This article shows that DDR4 SDRAM has approximately 8x more bandwidth DDR1 SDRAM. But the time from setting the column address to when the data is available has only decreased by 10% (13.5ns). A quick search shows that the access time of the fastest async. SRAM (18 years old) is 7ns. Why has SDRAM access time decreased so slowly? Is the reason economic, technological, or fundamental?
It's because it's easier and cheaper to increase the bandwidth of the DRAM than to decrease the latency. To get the data from an open row of ram, a non trivial amount of work is necessary.
The column address needs to be decoded, the muxes selecting which lines to access need to be driven, and the data needs to move across the chip to the output buffers. This takes a little bit of time, especially given that the SDRAM chips are manufactured on a process tailored to high ram densities and not high logic speeds. To increase the bandwidth say by using DDR(1,2,3 or 4), most of the logic can be either widened or pipelined, and can operate at the same speed as in the previous generation. The only thing that needs to be faster is the I/O driver for the DDR pins.
By contrast, to decrease the latency the entire operation needs to be sped up, which is much harder. Most likely, parts of the ram would need to be made on a process similar to that for high speed CPUs, increasing the cost substantially (the high speed process is more expensive, plus each chip needs to go through 2 different processes).
If you compare CPU caches with RAM and hard disk/SSD, there's an inverse relationship between storage being large, and storage being fast. An L1$ is very fast, but can only hold between 32 and 256kB of data. The reason it is so fast is because it is small:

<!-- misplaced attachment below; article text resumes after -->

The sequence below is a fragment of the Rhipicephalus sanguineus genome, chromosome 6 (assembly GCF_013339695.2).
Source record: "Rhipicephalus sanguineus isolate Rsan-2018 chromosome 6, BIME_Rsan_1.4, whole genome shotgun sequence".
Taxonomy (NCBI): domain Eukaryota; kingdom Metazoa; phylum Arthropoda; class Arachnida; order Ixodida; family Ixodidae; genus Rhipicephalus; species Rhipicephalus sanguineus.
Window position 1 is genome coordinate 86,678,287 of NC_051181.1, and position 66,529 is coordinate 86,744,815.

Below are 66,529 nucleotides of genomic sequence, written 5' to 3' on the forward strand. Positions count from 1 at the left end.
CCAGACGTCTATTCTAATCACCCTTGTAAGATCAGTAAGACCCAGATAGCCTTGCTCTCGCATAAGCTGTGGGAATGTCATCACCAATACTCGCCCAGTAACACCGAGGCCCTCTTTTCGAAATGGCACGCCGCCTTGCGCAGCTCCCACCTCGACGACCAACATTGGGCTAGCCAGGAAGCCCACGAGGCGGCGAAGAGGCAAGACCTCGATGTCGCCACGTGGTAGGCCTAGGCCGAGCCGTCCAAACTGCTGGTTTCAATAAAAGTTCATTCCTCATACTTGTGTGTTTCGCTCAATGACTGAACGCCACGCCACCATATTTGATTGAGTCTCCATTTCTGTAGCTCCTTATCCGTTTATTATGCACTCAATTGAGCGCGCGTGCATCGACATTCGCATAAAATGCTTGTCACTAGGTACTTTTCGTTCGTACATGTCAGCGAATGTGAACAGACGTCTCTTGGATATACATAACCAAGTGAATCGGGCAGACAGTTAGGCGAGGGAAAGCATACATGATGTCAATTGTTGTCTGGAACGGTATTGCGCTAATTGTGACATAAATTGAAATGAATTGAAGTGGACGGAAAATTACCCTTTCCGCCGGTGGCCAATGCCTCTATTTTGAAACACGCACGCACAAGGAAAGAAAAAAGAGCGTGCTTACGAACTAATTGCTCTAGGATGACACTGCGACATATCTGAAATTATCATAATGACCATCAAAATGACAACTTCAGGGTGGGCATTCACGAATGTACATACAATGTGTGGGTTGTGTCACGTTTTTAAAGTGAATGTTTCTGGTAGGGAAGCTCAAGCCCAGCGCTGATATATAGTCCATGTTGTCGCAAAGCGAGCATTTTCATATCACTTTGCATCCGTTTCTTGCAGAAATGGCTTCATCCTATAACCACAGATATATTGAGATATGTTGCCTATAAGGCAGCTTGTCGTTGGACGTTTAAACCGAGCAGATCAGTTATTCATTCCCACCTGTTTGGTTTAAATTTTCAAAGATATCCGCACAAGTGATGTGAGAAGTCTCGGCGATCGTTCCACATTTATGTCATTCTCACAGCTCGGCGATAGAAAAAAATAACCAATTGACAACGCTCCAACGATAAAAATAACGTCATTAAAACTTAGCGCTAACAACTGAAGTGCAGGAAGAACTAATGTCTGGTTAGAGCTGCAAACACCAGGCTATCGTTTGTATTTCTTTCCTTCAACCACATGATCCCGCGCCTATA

- It can be placed very close to the CPU using it, meaning data has to travel a shorter distance to get to it
- The wires on it can be made shorter, again meaning it takes less time for data to travel across it
- It doesn't take up much area or many transistors, so making it on a speed optimized process and using a lot of power per bit stored isn't that expensive
As you move up the hierarchy each storage option gets larger in capacity, but also larger in area and farther away from the device using it, meaning the device must get slower.
C_Elegans provides one part of the answer — it is hard to decrease the overall latency of a memory cycle.
The other part of the answer is that in modern hierarchical memory systems (multiple levels of caching), memory bandwidth has a much stronger influence on overall system performance than memory latency, and so that's where all of the latest development efforts have been focused.
This is true in both general computing, where many processes/threads are running in parallel, as well as embedded systems. For example, in the HD video work that I do, I don't care about latencies on the order of milliseconds, but I do need multiple gigabytes/second of bandwidth.
I don't have that much insights, but I expect it is a bit of all.
For the majority of computers/telephones, the speed is more than enough. For faster data storages, SSD has been developed. People can use video/music and other speed intensive tasks in (almost) real time. So there is not so much need for more speed (except for specific applications like weather prediction etc).
Another reason is to process a very high RAM speed, CPUs are needed which are fast. And this comes with a lot of power usage. Since the tendency of using them in battery devices (like mobile phones), prevents the use of very fast RAM (and CPUs), thus makes it also not economically useful to make them.
By the decreasing size of chips/ICs (nm level now), the speed goes up, but not significantly. It is more often used for increasing the amount of RAM, which is needed harder (also a economic reason).
As an example (both are circuits): the easiest way to get more speed (used by SSD), is to just spread the load over multiple components, this way the 'processing' speeds adds up too. Compare using 8 USB sticks reading from at the same time and combining the results, instead of reading data from 1 USB stick after each other (takes 8 times as long).